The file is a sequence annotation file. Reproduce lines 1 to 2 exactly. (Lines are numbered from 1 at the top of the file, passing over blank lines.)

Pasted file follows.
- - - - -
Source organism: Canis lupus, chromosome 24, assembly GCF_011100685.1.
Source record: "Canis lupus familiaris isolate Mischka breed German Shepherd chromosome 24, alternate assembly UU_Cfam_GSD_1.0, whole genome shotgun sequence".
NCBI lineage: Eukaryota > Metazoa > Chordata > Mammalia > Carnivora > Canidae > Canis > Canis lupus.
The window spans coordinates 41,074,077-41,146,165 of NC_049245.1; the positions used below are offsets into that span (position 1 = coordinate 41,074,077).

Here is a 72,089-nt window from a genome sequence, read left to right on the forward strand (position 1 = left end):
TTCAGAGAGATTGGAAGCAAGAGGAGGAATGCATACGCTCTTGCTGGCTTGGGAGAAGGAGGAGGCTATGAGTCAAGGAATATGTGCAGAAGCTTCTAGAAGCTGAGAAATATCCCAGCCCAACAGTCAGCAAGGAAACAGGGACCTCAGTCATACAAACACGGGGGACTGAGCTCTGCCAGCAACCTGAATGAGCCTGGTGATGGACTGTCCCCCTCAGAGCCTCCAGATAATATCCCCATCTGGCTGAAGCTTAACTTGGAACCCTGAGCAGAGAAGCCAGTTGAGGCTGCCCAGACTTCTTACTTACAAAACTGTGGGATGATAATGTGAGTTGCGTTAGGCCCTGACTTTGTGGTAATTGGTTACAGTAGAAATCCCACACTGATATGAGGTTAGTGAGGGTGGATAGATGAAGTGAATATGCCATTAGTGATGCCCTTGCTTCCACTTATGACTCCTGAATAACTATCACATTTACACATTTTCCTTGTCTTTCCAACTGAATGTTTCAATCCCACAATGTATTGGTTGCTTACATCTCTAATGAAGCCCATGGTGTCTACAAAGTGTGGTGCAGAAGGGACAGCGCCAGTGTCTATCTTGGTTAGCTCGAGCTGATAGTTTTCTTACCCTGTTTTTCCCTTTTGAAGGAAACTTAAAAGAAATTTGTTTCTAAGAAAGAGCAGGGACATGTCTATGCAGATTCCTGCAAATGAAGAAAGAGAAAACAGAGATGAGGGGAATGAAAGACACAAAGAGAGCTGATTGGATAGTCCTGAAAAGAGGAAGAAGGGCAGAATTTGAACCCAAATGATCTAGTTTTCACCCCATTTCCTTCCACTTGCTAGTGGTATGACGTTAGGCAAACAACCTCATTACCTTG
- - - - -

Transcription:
Source organism: Canis lupus, chromosome 24, assembly GCF_011100685.1.
Source record: "Canis lupus familiaris isolate Mischka breed German Shepherd chromosome 24, alternate assembly UU_Cfam_GSD_1.0, whole genome shotgun sequence".